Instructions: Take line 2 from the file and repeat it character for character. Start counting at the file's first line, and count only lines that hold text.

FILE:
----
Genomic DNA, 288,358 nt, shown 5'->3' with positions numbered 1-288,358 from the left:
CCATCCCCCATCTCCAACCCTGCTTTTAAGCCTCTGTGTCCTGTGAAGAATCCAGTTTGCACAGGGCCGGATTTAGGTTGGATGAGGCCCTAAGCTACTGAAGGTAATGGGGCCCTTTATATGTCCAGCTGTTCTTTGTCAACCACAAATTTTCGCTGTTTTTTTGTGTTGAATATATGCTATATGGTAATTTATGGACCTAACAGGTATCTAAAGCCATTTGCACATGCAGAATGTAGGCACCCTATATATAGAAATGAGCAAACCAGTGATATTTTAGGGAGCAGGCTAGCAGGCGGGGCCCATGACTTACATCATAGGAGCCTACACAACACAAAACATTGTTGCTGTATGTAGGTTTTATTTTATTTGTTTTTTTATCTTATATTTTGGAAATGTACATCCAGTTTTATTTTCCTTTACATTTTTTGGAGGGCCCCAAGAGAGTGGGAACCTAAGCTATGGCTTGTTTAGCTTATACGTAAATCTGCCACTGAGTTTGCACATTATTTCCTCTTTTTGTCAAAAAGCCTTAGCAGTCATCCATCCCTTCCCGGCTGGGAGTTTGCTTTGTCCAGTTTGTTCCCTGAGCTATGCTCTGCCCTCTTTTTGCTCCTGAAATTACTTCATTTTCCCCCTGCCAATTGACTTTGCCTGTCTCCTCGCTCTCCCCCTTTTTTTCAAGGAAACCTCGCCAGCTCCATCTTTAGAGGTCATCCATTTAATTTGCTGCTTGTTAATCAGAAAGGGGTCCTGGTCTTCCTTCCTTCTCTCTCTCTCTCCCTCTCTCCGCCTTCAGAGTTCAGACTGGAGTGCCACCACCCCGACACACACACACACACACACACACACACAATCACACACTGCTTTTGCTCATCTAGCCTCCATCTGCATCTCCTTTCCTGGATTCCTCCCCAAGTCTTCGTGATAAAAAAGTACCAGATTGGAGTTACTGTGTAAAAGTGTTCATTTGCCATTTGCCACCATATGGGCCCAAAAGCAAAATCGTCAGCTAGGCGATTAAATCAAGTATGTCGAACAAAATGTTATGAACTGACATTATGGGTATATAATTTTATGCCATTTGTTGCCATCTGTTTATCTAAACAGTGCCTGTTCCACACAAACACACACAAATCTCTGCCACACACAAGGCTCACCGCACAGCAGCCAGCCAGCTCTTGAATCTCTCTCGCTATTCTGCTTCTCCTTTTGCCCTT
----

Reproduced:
CCATCCCCCATCTCCAACCCTGCTTTTAAGCCTCTGTGTCCTGTGAAGAATCCAGTTTGCACAGGGCCGGATTTAGGTTGGATGAGGCCCTAAGCTACTGAAGGTAATGGGGCCCTTTATATGTCCAGCTGTTCTTTGTCAACCACAAATTTTCGCTGTTTTTTTGTGTTGAATATATGCTATATGGTAATTTATGGACCTAACAGGTATCTAAAGCCATTTGCACATGCAGAATGTAGGCACCCTATATATAGAAATGAGCAAACCAGTGATATTTTAGGGAGCAGGCTAGCAGGCGGGGCCCATGACTTACATCATAGGAGCCTACACAACACAAAACATTGTTGCTGTATGTAGGTTTTATTTTATTTGTTTTTTTATCTTATATTTTGGAAATGTACATCCAGTTTTATTTTCCTTTACATTTTTTGGAGGGCCCCAAGAGAGTGGGAACCTAAGCTATGGCTTGTTTAGCTTATACGTAAATCTGCCACTGAGTTTGCACATTATTTCCTCTTTTTGTCAAAAAGCCTTAGCAGTCATCCATCCCTTCCCGGCTGGGAGTTTGCTTTGTCCAGTTTGTTCCCTGAGCTATGCTCTGCCCTCTTTTTGCTCCTGAAATTACTTCATTTTCCCCCTGCCAATTGACTTTGCCTGTCTCCTCGCTCTCCCCCTTTTTTTCAAGGAAACCTCGCCAGCTCCATCTTTAGAGGTCATCCATTTAATTTGCTGCTTGTTAATCAGAAAGGGGTCCTGGTCTTCCTTCCTTCTCTCTCTCTCTCCCTCTCTCCGCCTTCAGAGTTCAGACTGGAGTGCCACCACCCCGACACACACACACACACACACACACACACAATCACACACTGCTTTTGCTCATCTAGCCTCCATCTGCATCTCCTTTCCTGGATTCCTCCCCAAGTCTTCGTGATAAAAAAGTACCAGATTGGAGTTACTGTGTAAAAGTGTTCATTTGCCATTTGCCACCATATGGGCCCAAAAGCAAAATCGTCAGCTAGGCGATTAAATCAAGTATGTCGAACAAAATGTTATGAACTGACATTATGGGTATATAATTTTATGCCATTTGTTGCCATCTGTTTATCTAAACAGTGCCTGTTCCACACAAACACACACAAATCTCTGCCACACACAAGGCTCACCGCACAGCAGCCAGCCAGCTCTTGAATCTCTCTCGCTATTCTGCTTCTCCTTTTGCCCTT